VISIT OUR INCOMPARABLE ARCHIVES: For an overview of Richard Quinn, see THE DAILY HOWLER, 3/10/03. (This includes a long quote from the New Republic’s profile of Quinn, which is no longer available.) For our first report on the press corps’ avoidance of the Quinn matter, see THE DAILY HOWLER, 2/9/00. For a slightly later update, see THE DAILY HOWLER, 3/15/00.

Sorry, readers. Our political history didn’t start in 2002. The Broders seem eager to pimp their great “hero” as they script Campaign 08. If we don’t plan to go down with the Love Boat, we need to marshal all our facts. We need to tell complete stories.

GREENFIELD’S LAMENT: Jeff Greenfield got it semi-right in the wake of his ill-advised essay on wardrobe (see THE DAILY HOWLER, 12/12/06). As Josh Marshall reported yesterday, Greenfield says that his CNN feature was just a joke—but he said the resulting complaints were his fault. Well—he sort of said the complaints were his fault. Here’s what he says he thinks happened:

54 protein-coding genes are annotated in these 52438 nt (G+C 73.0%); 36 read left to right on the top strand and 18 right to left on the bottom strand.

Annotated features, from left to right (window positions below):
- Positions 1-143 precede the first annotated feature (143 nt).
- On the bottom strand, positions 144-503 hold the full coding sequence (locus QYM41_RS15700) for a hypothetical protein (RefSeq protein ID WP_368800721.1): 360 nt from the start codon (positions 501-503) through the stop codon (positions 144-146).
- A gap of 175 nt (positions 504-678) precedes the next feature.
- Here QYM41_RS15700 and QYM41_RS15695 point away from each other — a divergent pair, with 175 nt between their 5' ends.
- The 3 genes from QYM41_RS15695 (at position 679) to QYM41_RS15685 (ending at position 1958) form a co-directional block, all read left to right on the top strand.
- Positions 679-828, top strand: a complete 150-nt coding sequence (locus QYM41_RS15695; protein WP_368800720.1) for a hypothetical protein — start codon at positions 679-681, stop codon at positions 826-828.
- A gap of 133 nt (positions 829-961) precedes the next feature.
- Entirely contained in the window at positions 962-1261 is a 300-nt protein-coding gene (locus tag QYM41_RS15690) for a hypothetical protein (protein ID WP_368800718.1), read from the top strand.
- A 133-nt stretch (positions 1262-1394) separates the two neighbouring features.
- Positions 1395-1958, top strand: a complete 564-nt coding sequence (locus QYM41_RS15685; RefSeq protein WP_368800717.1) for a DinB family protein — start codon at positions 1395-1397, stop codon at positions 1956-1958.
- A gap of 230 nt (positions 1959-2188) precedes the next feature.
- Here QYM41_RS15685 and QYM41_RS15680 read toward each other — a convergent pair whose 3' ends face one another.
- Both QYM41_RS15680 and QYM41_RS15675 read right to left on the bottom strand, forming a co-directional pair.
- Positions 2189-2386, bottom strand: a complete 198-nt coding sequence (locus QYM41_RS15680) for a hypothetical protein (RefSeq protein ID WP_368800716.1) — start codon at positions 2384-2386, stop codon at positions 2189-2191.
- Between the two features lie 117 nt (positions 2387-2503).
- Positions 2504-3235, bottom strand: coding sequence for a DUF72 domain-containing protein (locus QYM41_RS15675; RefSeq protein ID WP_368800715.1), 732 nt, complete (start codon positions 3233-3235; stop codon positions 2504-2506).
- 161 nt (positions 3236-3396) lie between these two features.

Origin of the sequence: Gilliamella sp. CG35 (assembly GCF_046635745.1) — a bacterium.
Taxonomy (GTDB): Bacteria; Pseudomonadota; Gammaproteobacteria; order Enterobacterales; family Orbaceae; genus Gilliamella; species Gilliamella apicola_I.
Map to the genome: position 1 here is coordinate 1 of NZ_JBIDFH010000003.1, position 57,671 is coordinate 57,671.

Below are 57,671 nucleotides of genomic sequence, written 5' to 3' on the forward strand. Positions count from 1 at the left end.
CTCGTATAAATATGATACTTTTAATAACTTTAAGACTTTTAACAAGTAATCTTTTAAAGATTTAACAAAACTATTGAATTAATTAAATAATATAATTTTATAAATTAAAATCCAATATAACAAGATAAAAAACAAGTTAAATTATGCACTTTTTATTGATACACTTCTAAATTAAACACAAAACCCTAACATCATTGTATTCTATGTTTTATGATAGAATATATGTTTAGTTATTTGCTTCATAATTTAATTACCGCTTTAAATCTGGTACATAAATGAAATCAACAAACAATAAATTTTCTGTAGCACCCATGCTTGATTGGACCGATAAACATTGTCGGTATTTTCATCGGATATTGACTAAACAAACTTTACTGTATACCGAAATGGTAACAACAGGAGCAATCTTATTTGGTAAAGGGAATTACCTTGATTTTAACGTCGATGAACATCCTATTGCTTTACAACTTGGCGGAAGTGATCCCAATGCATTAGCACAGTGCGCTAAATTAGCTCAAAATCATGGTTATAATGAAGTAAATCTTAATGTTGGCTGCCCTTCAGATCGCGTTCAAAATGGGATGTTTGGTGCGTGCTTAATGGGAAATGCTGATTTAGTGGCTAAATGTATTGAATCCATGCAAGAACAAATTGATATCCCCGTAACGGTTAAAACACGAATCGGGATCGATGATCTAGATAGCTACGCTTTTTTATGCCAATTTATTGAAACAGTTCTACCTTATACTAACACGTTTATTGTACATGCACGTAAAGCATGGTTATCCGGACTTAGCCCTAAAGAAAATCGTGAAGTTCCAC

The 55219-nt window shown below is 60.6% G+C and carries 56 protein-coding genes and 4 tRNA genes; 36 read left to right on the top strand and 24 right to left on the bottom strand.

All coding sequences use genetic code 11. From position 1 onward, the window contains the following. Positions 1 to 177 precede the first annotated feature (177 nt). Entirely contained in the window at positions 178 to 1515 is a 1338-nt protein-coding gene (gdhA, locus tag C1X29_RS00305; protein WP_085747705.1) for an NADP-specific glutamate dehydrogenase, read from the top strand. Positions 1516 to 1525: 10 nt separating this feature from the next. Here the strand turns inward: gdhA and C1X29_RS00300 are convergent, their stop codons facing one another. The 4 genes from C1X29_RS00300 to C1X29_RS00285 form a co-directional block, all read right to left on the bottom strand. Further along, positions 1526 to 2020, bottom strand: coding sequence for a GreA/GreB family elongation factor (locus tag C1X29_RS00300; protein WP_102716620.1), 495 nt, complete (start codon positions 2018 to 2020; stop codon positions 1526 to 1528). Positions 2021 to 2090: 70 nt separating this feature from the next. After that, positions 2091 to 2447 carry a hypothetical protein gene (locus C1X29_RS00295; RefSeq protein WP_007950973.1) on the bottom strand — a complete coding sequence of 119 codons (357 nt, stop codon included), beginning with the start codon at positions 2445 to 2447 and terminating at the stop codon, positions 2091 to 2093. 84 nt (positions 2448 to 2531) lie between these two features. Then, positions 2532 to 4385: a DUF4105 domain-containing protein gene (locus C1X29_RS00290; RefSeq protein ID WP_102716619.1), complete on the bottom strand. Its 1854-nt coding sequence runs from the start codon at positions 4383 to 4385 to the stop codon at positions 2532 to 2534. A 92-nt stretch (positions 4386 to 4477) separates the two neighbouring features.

GREENFIELD: Most of what happened here, I think, is a demonstration of the hair-trigger instincts that have grown up among some of the bloggers (not to mention the need to fill all that space every day, or hour, or 15 minutes).

In a political world where partisans routinely assume the worst about their adversaries—and where conspiracy theories stretch from Bill Clinton as a drug ring- and murder-enabler to Bush as planner of 9/11—there's a tendency to find malice aforethought.

And explosions of outrage take a lot less a time than falling into the habits of the Mainstream Media—like, say, calling or e-mailing a reporter to ask, “What were you thinking?”
Ah yes, those hair-trigger bloggers, who sadly fail to emulate the “habits of the Mainstream Media.” Greenfield has it semi-right—but truth to tell, he still doesn’t get it. Or if he gets it, he doesn’t let on.